Posts Tagged ‘water’

In Genesis 1:14, 15, God creates “lights in the firmament of the heavens” for “signs and seasons, and for days and years”.

In agricultural societies, seasons are an important part of life. With industrialization, though, these natural rhythms are lost, and we rush from one day to the next, not understanding that life was never meant to be lived at the same pace year in and year out. But no matter how attuned to the seasons (or not) our society is, they still exist. If you look closely, you will find them everywhere, even in your spiritual life.

Winter is a season of rest, but can also be a season of harsh storms, cold winds, and isolation. Some winters are harsher than others, but all are times to draw closer to Father God, to send our roots deeper into Him, in preparation for the coming spring. Some plants – apple trees, for instance – require a period of very cold temperatures in order to produce fruit the following spring.

In fact, a fruit tree planted in the fall will produce fruit a whole year earlier than one planted the following spring, because during those cold months of winter, the tree is using no energy for growth, so it can put all its energy into sending its roots down deeper into the soil. So when blossom-time comes, the tree planted in the fall is stronger, and has a better root system to gather water and nutrients. The tree just planted in the spring has to spend the summer growing, so it can’t expend the energy to deepen its roots until winter finally comes.

Spring comes with a burst of life and color, sometimes overwhelming us with vibrant change and an abundance of new growth. Spiritual or emotional spring is like that, too. All of a sudden, new ideas/beliefs/activities are bubbling up inside. We are restless, eager for change, so full of life we don’t know where to start.

Once those ideas and changes settle in, though, we edge into summer. Ah, lazy summer. This is actually the quietest season. Things are growing, but slowly, silently, almost invisibly. This is the season when we sometimes feel that nothing is happening, that all that spring blossom has died, that we’ve missed the boat or been left behind.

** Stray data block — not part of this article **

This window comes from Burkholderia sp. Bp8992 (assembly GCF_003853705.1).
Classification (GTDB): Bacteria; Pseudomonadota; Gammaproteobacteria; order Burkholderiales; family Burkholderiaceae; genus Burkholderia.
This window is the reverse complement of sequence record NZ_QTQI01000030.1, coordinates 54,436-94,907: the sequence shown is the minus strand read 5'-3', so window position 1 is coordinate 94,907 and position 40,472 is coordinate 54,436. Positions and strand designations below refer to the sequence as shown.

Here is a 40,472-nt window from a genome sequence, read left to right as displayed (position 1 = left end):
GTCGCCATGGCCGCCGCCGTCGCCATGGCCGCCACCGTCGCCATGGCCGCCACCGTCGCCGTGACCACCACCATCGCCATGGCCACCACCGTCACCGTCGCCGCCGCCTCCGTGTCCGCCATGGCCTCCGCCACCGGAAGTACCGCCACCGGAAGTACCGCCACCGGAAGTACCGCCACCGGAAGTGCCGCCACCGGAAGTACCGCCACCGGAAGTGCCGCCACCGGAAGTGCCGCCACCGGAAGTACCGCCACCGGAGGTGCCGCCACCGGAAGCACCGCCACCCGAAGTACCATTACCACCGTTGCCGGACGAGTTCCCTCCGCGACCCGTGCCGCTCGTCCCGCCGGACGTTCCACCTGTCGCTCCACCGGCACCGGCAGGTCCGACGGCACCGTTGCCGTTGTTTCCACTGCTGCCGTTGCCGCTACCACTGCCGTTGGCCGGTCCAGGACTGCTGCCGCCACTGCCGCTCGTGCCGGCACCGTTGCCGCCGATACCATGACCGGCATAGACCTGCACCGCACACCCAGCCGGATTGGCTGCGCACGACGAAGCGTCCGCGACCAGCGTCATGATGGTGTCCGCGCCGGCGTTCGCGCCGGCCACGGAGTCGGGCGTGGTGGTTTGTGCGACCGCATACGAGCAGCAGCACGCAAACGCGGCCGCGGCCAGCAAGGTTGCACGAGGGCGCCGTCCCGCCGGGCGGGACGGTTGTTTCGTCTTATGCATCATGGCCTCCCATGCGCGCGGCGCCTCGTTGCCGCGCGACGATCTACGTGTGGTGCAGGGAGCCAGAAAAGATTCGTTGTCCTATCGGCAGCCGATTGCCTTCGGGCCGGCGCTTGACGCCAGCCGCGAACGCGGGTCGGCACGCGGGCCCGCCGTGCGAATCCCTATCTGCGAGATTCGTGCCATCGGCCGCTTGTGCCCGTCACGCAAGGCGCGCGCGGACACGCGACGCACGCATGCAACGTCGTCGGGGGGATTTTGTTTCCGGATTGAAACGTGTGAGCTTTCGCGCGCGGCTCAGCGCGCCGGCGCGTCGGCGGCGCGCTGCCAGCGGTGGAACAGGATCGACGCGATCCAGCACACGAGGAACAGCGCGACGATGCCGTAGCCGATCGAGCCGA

But wait! Don’t give up on your spiritual garden just yet. One day it looks hopeless, and the next, it’s full of ripe fruit, just waiting to bring life and health and joy to those you share it with. At last – autumn! Harvest time!

As we reap the rewards of this season, things begin to quiet down, and we gradually move into winter again.

And so the seasons change, over and over again, our whole lives long.This can feel like we are ‘doing laps’ or ‘going around the mountain again’. But in reality, we have grown since the last time we were in this season, so it is not the same.


If we understand which season we are in, we can optimize our time there. We can learn what we need to learn, do what we need to do, rest when we need to rest, go deeper in Him when it’s time for that.

When we learn to recognize our own seasons, and learn to live in them properly, instead of trying to rush through this one to get to the next, we may find that our lives are richer, more satisfying, and much less stressful. Our roots go deeper and deeper, our branches grow stronger and stronger, and our fruit becomes more abundant, sweeter, and more nutritious (because it’s less stressed). We become the ‘trees planted by the river’ of Jeremiah 17:8.


The better you understand your own seasons, and how to live in them, the more you will be able to understand another’s seasons. And this is important; because, while we all live in the same climatic season, our personal, internal, seasons are individual. I may be in spring while you are in autumn, and another is in winter.

If we demand others to be in the same season we are, we can do much damage to their spiritual life and growth. Each season has its own tasks and changes, and each is valuable, so we should not denigrate the season another is in. In fact, we can often be more helpful to our siblings in Christ if we are not in the same season they are in. We can see more clearly what they are going through, understand it because we’ve recently gone through it ourselves, or just be able to be there for them because we are not currently in that season.